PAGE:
How flat-plate devices work
Most valve designs are some version of a plug in a hole or a barrier across an opening that inevitably introduce turbulence. The resulting negative consequences are extremely difficult to ameliorate. The flat-plate technology uses a unique internal topology to generate laminar flow within the device, thus nearly eliminating most of the unwanted effects. The basic design consists of two parallel flat plates (as shown in Figure 2).R. Barth Strempek and Thomas Christensen
After entering the device through the input orifice, fluid rises around the outside of the cylindrical bottom plate. When it reaches the top edge of the plate, the resistance of the cylinder itself disappears, and the fluid shoots across the plate from the entire circumference. The flow collides in the center from all directions. An outlet orifice (hole) is cut in the center of the bottom plate directly below the fluid collision. Fluid exits the device down this orifice. The end result is fluid flow through the device with no turbulence along the plate surfaces, resulting in superior operation and control.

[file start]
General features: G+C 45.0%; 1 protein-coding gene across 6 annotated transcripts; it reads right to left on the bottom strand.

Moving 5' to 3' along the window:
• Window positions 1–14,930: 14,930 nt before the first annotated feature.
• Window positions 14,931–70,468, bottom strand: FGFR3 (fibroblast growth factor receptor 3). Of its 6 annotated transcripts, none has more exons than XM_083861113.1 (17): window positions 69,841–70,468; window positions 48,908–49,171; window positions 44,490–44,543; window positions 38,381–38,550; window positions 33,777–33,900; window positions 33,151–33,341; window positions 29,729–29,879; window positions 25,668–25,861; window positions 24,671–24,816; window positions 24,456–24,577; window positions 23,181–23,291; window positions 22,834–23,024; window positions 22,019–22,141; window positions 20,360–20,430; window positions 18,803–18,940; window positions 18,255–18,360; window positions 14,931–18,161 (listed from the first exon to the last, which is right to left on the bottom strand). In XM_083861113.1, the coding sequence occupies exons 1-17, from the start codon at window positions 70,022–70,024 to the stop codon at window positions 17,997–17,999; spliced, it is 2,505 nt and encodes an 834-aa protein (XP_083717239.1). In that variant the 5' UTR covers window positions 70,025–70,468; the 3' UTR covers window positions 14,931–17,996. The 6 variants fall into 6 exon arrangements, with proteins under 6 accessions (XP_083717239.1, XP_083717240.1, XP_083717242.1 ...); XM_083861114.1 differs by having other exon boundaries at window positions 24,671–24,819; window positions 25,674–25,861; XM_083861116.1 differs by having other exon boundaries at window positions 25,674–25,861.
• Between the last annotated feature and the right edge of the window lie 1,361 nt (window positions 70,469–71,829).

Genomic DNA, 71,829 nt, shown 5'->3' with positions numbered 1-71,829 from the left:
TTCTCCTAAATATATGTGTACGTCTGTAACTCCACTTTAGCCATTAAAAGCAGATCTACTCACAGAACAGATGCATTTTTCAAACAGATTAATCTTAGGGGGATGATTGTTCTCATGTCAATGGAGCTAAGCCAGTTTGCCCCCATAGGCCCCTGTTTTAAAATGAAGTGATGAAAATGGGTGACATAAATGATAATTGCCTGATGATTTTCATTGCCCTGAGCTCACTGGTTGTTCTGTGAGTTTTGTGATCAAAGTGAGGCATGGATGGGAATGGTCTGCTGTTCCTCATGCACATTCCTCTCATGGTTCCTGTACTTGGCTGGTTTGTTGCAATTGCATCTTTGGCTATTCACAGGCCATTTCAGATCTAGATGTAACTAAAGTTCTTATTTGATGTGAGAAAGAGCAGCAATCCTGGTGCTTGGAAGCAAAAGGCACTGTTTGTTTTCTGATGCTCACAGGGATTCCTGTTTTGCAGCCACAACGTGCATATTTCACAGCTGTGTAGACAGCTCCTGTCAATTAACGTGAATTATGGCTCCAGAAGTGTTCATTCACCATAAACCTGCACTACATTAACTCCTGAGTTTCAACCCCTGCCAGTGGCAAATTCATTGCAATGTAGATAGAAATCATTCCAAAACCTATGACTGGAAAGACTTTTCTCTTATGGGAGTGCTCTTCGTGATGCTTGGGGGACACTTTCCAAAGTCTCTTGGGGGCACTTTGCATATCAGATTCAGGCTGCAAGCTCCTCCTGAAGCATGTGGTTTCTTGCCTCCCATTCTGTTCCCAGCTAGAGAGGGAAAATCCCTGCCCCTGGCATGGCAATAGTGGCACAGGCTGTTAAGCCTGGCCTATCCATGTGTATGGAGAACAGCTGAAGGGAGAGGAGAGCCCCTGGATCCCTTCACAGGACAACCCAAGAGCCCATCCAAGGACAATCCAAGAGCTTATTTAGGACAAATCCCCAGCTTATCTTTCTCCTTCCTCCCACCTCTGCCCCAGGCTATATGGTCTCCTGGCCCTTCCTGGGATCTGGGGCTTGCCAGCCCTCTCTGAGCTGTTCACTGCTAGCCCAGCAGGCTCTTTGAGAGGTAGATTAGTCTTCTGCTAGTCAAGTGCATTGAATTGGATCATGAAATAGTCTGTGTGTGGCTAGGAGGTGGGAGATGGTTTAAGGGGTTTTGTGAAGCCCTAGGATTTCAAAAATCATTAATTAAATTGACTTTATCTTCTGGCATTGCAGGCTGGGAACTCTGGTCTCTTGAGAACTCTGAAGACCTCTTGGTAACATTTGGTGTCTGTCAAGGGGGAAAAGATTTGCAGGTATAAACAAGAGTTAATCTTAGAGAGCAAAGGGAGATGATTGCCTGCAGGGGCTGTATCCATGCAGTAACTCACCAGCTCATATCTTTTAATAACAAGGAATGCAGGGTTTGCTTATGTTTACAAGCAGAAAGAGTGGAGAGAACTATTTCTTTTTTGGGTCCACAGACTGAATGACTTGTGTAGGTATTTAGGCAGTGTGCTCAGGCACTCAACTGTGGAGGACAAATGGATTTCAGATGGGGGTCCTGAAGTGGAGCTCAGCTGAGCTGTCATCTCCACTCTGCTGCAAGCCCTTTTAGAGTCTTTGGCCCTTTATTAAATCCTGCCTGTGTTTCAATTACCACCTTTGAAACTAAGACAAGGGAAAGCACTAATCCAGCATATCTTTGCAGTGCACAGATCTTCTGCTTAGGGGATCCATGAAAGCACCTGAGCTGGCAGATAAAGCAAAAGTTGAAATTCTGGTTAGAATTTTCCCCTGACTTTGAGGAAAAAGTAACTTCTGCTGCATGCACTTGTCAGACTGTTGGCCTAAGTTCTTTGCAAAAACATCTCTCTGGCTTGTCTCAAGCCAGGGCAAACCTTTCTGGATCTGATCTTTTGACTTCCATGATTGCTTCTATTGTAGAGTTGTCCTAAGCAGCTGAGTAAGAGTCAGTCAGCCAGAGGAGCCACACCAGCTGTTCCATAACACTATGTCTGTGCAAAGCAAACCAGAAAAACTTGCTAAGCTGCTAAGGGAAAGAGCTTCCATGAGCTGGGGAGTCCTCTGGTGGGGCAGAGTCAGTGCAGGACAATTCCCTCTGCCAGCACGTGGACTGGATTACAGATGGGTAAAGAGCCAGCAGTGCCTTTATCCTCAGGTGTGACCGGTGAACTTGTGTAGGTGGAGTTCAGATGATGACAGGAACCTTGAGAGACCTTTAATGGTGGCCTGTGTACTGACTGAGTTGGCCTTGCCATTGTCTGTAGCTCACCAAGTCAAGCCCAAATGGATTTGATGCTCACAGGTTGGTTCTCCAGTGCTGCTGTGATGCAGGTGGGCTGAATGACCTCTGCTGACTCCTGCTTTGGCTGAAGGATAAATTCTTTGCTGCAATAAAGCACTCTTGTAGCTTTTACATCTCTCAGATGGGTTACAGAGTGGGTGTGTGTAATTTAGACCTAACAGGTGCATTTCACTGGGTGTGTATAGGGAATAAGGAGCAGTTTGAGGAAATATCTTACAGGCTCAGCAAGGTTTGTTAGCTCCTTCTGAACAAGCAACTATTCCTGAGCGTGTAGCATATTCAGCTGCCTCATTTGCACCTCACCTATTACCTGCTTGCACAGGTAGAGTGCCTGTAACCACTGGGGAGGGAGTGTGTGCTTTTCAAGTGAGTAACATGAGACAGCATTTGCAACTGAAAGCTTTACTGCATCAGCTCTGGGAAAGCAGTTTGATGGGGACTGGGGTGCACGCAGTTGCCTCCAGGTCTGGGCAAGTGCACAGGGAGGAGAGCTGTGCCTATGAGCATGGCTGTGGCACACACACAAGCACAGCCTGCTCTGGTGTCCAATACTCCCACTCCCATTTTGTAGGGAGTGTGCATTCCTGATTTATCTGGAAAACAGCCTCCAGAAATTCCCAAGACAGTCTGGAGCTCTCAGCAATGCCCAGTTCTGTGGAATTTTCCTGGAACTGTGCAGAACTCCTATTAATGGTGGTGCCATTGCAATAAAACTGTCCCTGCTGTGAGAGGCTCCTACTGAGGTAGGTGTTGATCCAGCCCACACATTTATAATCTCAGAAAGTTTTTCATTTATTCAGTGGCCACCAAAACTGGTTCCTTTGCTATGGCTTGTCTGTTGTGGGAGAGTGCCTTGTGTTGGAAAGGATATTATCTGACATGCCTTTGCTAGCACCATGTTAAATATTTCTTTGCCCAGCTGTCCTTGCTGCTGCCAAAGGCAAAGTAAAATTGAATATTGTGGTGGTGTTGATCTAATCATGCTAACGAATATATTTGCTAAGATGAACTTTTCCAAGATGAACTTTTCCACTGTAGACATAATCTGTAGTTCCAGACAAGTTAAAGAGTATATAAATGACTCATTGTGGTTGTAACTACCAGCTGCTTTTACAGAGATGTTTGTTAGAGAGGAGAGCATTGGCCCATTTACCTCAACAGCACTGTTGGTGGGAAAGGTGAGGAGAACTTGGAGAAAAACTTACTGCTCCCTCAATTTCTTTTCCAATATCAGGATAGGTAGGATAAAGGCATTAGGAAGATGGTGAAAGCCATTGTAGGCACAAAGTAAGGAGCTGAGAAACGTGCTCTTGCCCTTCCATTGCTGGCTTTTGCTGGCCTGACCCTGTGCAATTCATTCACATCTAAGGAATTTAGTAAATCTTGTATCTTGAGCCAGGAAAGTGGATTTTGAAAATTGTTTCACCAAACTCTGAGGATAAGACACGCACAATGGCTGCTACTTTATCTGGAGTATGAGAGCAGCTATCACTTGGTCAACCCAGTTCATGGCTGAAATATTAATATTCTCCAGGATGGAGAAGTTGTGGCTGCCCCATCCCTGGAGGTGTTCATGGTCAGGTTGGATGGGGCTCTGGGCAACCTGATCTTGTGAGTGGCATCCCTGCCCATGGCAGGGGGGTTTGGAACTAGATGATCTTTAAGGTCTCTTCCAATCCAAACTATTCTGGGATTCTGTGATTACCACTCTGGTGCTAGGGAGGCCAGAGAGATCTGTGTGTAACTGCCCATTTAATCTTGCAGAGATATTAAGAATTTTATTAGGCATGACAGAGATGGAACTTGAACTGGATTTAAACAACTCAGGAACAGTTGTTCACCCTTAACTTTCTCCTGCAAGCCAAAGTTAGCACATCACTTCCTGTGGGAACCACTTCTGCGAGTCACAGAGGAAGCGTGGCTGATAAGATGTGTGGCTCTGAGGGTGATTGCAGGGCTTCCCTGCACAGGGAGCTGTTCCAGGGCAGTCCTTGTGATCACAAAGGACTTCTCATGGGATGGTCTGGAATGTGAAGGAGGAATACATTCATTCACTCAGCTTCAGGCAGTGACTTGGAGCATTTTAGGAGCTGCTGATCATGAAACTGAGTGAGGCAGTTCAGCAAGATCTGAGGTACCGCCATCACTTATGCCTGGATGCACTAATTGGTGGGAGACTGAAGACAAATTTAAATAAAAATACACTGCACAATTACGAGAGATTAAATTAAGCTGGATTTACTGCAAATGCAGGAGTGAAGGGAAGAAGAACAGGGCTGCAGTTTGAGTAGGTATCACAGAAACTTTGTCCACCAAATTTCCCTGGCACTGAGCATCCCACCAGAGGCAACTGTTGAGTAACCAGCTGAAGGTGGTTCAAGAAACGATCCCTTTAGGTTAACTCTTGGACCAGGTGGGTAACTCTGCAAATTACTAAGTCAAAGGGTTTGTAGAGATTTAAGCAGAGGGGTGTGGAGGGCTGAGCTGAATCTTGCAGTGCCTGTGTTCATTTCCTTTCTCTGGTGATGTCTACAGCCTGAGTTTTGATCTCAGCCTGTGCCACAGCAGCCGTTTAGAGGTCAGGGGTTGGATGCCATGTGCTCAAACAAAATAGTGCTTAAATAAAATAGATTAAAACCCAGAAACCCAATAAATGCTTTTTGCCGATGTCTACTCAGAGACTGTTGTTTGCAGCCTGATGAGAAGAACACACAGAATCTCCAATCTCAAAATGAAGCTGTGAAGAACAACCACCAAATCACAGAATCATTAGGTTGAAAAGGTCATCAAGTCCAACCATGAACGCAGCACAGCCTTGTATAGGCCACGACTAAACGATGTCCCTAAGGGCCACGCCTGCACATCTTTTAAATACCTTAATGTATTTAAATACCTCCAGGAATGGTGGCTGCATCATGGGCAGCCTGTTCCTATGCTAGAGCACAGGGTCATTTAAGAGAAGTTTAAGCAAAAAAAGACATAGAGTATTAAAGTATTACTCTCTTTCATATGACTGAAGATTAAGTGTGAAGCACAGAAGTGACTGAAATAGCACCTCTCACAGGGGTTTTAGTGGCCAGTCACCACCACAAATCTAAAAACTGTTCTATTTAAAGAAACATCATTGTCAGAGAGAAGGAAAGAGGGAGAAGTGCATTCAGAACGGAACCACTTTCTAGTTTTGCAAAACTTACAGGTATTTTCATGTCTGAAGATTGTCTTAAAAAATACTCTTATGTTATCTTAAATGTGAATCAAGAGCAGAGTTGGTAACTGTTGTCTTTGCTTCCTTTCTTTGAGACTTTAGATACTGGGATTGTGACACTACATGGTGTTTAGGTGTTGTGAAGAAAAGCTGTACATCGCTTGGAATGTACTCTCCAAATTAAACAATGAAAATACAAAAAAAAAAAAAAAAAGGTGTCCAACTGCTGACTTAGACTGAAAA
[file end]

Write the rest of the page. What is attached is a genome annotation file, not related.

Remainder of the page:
When the plates are pushed together, the flow stops. When the plates are pulled apart, laminar flow occurs across the plate surfaces. Any turbulence occurring before reaching the edge of the plates or after the central collision is inconsequential to the operation of the device. It may be difficult to believe that this circuitous route through the valve results in laminar flow — but it does.
As illustrated in Figure 2, the basic topology of flat-plate devices is radically different from other fluid control (valve) designs. It must be noted that these devices are not devoid of turbulence; instead, they manage turbulence so that it occurs in only noncritical areas at input and output. At input, fluid slows so that it can be fed evenly to the operational surfaces (parallel plates). After passing between the two plates and colliding in the center, the resulting fluid collision is constrained by the top plate and forced to occur within the output orifice where the effects of turbulence are noncritical for control purposes and are damped within the output orifice and by the fluid-to-fluid collision itself before exiting the device.
Properties of flat-plate devices
Flat-plate valve prototypes with throughputs ranging from a few ounces per minute to 1,200 gallons per minute (gpm) have been built and tested. The most interesting operational prototypes (control and relief valves) are rated at up to 200 gpm at between 5,000 and 6,000 pounds per square inch (psi). They are surprisingly compact at 14 to 18 inches tall and weigh between 50 and 80 pounds (lbs).